On appeal from the Superior Court of New Jersey, Law Division, Essex County, L-9821-01.
NOT FOR PUBLICATION WITHOUT THE APPROVAL OF THE APPELLATE DIVISION
Before Judges Coburn, Grall and Chambers.
This appeal concerns an insurance coverage dispute between defendant United States Fire Insurance Company ("U.S. Fire") and defendant Hartford Casualty & Insurance Company ("Hartford"). The dispute involves coverage to defendant R.C. Dolner Construction ("Dolner") for a personal injury claim arising out of a construction accident. On cross-motions for summary judgment, the trial court found that U.S. Fire was obligated to provide coverage to Dolner for the claim. U.S. Fire appeals. We reverse.
The personal injury claim arose out of an accident that took place on June 16, 2000, at the Century Tower Project ("the Project") owned by Just Apartments, L.L.C. ("Just Apartments"). Dolner was hired by Just Apartments to provide construction management services for the Project. Plaintiff Albert Welcome was injured while installing laundry machines in the common laundry room for the Project. He brought this lawsuit against Just Apartments and Dolner as well as other defendants. The issue in this appeal is whether Dolner's general liability carrier, U.S. Fire, provides coverage to Dolner on this claim.
The contract between Just Apartments and Dolner required Just Apartments to maintain liability coverage during the construction of the Project and to designate Dolner as a "named insured" on the policy. In accordance with this contractual obligation, Just Apartments obtained a liability policy from Hartford, and Dolner and Just Apartments were listed as named insureds on the policy.
Dolner also had a general liability policy with U.S. Fire. Hartford contends that Dolner's general liability policy with U.S. Fire is primary on the claim. Hartford filed an amended fourth-party complaint against U.S. Fire seeking a declaration that U.S. Fire's policy is primary, that U.S. Fire must defend and indemnify Dolner for Welcome's claim, and that U.S. Fire must reimburse Hartford for its costs in defending Dolner. In opposition, U.S. Fire maintained that coverage for the Project was excluded from its policy and that, accordingly, its policy does not cover plaintiff's claim.
On cross-motions for summary judgment, the trial court determined that the U.S. Fire policy covered plaintiff's claim.
U.S. Fire's motion for summary judgment was denied, and Hartford's cross-motion for summary judgment was granted. The trial court ordered U.S. Fire to pay fifty percent of Dolner's defense costs. U.S. Fire's motion for reconsideration was also denied. U.S. Fire appeals from the order of May 15, 2006, denying its motion for summary judgment and also from the order of September 22, 2006, denying its motion for reconsideration.
U.S. Fire contends on appeal that coverage under its policy is barred by certain exclusions in the policy, including the wrap-up exclusion, and that the trial court should have considered extrinsic evidence when determining whether the U.S. Fire policy was intended to cover a claim arising from Dolner's work on the Project.*fn1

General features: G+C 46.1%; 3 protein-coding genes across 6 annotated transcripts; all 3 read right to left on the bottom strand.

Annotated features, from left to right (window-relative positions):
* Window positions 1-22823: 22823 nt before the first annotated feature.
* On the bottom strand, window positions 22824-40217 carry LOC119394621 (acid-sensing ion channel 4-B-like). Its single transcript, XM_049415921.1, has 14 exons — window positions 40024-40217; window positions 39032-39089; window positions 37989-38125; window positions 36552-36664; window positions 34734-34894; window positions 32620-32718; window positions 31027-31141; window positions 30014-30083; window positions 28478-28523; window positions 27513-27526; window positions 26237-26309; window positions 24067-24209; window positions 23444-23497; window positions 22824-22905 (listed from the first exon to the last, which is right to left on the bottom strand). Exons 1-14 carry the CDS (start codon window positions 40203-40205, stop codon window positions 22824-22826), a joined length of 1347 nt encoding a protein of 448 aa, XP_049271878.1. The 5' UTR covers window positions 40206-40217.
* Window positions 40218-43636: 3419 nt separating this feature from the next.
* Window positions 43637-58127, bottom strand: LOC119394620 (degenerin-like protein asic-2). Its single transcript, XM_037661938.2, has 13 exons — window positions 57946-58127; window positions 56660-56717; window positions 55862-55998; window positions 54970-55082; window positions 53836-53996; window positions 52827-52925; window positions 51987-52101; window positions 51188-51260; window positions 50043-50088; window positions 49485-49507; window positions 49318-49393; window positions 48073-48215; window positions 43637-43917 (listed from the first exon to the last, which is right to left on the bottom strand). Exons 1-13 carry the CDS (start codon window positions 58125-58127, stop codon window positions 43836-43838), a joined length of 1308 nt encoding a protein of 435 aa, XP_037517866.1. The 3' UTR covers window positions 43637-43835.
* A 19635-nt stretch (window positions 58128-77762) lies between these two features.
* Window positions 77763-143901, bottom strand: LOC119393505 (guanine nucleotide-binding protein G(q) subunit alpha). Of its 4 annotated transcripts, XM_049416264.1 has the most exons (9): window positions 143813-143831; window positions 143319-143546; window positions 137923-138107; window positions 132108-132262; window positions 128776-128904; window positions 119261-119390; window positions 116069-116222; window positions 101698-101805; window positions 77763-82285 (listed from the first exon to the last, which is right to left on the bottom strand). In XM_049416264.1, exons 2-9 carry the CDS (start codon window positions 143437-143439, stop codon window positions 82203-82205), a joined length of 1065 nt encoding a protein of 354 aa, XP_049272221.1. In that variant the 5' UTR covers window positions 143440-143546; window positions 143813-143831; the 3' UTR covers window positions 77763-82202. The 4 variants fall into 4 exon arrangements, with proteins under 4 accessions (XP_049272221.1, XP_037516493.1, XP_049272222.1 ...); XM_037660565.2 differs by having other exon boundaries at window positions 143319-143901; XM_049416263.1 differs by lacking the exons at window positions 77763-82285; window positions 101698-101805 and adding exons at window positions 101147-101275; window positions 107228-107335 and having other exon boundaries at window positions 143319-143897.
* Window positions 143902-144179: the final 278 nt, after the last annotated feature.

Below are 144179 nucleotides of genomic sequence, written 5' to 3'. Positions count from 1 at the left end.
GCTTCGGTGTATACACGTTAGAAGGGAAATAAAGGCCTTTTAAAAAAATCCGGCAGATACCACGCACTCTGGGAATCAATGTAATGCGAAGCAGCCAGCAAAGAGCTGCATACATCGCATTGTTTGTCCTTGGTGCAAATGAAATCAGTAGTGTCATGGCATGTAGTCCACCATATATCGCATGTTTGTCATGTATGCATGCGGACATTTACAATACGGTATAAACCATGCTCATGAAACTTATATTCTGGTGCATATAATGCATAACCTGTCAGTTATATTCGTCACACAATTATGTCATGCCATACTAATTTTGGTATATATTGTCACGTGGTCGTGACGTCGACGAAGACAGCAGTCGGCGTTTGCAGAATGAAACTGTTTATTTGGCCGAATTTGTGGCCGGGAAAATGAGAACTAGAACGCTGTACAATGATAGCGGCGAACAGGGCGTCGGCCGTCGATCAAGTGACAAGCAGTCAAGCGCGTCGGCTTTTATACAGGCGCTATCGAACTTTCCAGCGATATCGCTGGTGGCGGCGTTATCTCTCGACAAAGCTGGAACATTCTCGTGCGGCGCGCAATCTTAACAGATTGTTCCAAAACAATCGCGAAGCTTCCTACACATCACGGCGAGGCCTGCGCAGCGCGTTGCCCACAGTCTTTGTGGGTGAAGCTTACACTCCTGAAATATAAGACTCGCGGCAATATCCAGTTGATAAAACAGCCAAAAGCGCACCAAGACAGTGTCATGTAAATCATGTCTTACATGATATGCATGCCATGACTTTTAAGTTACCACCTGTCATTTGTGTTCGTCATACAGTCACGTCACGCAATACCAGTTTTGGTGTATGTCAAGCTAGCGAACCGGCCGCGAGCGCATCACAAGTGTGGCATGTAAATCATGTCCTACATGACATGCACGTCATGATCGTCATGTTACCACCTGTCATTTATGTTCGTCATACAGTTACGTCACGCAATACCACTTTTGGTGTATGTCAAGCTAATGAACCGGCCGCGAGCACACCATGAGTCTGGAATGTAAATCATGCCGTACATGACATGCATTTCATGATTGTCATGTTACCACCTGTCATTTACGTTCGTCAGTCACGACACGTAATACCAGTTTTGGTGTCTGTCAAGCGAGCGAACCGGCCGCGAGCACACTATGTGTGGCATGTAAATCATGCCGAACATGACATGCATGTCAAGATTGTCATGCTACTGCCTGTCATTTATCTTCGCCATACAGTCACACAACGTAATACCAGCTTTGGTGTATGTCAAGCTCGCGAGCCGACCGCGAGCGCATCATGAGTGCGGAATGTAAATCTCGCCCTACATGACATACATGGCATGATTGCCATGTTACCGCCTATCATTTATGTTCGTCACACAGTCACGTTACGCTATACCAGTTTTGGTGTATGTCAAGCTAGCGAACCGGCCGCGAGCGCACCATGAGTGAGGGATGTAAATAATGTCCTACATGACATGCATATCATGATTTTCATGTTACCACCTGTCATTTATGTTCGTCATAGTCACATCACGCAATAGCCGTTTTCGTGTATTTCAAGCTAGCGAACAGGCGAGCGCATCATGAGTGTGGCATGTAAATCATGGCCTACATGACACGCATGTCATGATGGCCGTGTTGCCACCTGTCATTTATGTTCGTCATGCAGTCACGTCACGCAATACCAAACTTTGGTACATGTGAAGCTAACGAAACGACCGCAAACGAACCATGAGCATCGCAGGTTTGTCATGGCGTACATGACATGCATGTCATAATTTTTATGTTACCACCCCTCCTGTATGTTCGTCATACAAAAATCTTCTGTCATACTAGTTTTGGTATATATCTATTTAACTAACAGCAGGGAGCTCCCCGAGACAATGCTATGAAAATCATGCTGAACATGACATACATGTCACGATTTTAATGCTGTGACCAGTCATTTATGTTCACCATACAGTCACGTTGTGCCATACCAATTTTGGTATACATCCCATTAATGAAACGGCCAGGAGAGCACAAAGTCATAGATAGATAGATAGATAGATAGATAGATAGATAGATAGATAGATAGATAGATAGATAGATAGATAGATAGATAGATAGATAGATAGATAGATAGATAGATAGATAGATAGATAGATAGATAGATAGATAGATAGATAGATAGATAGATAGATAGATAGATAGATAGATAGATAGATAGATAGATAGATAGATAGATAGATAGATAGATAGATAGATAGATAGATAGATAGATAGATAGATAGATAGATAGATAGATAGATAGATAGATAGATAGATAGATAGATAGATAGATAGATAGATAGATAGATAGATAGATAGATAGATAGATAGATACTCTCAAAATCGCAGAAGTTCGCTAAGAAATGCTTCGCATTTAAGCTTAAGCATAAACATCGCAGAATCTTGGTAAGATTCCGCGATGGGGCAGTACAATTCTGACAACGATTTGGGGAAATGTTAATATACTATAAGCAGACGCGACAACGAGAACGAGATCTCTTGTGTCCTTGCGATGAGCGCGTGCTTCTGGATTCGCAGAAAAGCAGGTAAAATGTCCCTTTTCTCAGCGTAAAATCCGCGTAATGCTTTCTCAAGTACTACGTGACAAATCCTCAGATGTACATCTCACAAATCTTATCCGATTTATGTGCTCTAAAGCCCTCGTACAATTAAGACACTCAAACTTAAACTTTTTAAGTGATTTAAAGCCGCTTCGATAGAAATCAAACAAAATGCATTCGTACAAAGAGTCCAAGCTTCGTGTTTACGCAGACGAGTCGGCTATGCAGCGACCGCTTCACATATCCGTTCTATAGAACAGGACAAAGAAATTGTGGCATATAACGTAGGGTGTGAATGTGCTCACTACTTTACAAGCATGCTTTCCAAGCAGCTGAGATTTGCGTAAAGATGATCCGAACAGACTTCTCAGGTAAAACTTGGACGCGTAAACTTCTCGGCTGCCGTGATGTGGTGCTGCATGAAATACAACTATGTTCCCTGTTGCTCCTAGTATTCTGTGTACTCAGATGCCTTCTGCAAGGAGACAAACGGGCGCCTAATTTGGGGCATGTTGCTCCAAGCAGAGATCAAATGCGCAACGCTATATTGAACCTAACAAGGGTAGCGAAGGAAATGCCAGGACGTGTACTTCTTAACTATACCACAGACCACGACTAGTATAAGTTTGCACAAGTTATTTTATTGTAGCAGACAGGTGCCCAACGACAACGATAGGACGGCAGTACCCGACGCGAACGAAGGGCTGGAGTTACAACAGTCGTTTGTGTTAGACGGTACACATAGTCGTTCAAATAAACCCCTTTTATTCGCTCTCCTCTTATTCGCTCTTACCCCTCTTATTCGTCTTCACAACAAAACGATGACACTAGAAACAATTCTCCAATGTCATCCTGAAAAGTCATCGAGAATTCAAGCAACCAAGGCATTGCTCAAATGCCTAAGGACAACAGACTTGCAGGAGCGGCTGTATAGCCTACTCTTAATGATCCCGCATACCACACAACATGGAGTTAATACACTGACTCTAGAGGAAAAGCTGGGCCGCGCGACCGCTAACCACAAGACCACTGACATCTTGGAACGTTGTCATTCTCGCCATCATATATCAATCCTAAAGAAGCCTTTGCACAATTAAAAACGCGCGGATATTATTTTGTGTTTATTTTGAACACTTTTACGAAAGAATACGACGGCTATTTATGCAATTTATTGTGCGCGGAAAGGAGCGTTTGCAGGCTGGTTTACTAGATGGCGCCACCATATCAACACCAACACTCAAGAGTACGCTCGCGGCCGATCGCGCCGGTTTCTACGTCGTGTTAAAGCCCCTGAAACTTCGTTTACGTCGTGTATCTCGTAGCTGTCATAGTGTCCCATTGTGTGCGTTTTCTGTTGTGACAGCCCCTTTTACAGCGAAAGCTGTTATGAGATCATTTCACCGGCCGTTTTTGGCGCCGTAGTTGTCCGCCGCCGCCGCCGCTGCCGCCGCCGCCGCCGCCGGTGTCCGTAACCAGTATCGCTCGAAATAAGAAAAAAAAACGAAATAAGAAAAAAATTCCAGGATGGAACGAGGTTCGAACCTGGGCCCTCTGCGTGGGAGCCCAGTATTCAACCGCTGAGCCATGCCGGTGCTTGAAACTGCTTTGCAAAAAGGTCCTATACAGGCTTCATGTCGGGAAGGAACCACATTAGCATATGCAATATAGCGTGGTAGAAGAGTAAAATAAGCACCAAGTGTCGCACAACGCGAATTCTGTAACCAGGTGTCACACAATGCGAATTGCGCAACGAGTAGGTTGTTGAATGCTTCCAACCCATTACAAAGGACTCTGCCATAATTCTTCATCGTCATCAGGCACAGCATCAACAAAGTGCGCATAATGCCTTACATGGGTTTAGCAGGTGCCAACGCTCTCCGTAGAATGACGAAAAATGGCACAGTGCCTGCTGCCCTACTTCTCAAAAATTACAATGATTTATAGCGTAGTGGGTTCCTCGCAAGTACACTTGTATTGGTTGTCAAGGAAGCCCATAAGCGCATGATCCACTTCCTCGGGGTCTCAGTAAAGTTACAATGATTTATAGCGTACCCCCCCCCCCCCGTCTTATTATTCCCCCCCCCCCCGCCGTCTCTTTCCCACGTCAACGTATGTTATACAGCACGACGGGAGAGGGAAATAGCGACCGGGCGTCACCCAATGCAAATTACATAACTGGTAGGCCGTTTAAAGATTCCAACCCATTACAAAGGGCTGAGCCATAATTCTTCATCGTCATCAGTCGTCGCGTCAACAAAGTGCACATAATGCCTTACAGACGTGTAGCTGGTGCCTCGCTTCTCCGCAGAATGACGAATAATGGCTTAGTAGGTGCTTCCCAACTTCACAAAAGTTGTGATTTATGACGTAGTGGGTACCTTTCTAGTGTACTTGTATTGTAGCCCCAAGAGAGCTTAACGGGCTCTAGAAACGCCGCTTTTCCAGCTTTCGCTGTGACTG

The U.S. Fire policy excludes from coverage "all wrap-up insurance programs."*fn2 Relying on this exclusion, U.S. Fire contends that its policy does not cover Dolner for its activities at the Project, since the Hartford policy provides "wrap-up coverage" to Dolner. Hartford maintains that its policy does not provide "wrap-up coverage" as that term is understood in the insurance industry and hence this exclusion in the U.S. Fire policy does not apply to Dolner's activities at the project.
The parties present somewhat conflicting definitions of a wrap-up policy. They do agree that it is insurance provided for a construction project that covers the owner and the general contractor. However, Hartford contends that the definition is more precise and argues that its policy is not a wrap-up because it does not provide workers' compensation coverage, it does not cover any of the subcontractors, and it does not provide builder's risk coverage for the premises. The broker who procured the Hartford policy for Just Apartments testified that his understanding was that a wrap-up policy is "insurance coverage procured specifically for a project covering all the owners, GC's and all subcontractors for insurance." He did not believe that the Hartford policy was a wrap-up because it did not provide coverage to the subcontractors. U.S. Fire maintains that all of these features are not necessary in a wrap-up policy.
When determining the meaning of an insurance policy, we must seek to ascertain the probable intent of the parties "in an effort to find a reasonable meaning in keeping with the express general purposes of the policy." Sinopoli v. N. River Ins. Co., 244 N.J. Super. 245, 250 (App. Div. 1990), certif. denied, 127 N.J. 325 (1991). Generally, "[w]hen interpreting an insurance policy, courts should give the policy's words 'their plain, ordinary ...